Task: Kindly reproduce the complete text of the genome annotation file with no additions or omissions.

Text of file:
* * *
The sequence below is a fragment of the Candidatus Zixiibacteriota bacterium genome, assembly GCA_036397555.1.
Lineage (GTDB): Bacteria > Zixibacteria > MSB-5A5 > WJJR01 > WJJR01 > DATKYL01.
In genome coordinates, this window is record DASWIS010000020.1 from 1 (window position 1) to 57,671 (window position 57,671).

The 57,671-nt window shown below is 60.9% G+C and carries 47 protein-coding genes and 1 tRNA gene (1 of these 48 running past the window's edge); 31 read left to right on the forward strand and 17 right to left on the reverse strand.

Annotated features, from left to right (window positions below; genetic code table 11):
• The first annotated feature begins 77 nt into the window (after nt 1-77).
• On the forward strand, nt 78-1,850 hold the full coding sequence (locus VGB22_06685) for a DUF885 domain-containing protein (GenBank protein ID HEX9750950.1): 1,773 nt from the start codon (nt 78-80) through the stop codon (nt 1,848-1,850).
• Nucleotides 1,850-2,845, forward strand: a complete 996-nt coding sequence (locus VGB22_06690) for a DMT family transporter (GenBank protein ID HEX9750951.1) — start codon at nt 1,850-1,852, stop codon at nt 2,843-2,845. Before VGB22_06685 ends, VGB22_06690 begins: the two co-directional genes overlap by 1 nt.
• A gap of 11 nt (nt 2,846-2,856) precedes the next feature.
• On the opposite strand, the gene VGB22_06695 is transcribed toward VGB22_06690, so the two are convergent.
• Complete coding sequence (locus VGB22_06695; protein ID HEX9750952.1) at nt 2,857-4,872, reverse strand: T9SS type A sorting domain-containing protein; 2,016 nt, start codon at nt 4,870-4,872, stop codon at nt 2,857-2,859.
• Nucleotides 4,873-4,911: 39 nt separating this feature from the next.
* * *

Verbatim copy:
The sequence below is a fragment of the Candidatus Zixiibacteriota bacterium genome, assembly GCA_036397555.1.
Lineage (GTDB): Bacteria > Zixibacteria > MSB-5A5 > WJJR01 > WJJR01 > DATKYL01.
In genome coordinates, this window is record DASWIS010000020.1 from 1 (window position 1) to 57,671 (window position 57,671).

The 57,671-nt window shown below is 60.9% G+C and carries 47 protein-coding genes and 1 tRNA gene (1 of these 48 running past the window's edge); 31 read left to right on the forward strand and 17 right to left on the reverse strand.

Annotated features, from left to right (window positions below; genetic code table 11):
• The first annotated feature begins 77 nt into the window (after nt 1-77).
• On the forward strand, nt 78-1,850 hold the full coding sequence (locus VGB22_06685) for a DUF885 domain-containing protein (GenBank protein ID HEX9750950.1): 1,773 nt from the start codon (nt 78-80) through the stop codon (nt 1,848-1,850).
• Nucleotides 1,850-2,845, forward strand: a complete 996-nt coding sequence (locus VGB22_06690) for a DMT family transporter (GenBank protein ID HEX9750951.1) — start codon at nt 1,850-1,852, stop codon at nt 2,843-2,845. Before VGB22_06685 ends, VGB22_06690 begins: the two co-directional genes overlap by 1 nt.
• A gap of 11 nt (nt 2,846-2,856) precedes the next feature.
• On the opposite strand, the gene VGB22_06695 is transcribed toward VGB22_06690, so the two are convergent.
• Complete coding sequence (locus VGB22_06695; protein ID HEX9750952.1) at nt 2,857-4,872, reverse strand: T9SS type A sorting domain-containing protein; 2,016 nt, start codon at nt 4,870-4,872, stop codon at nt 2,857-2,859.
• Nucleotides 4,873-4,911: 39 nt separating this feature from the next.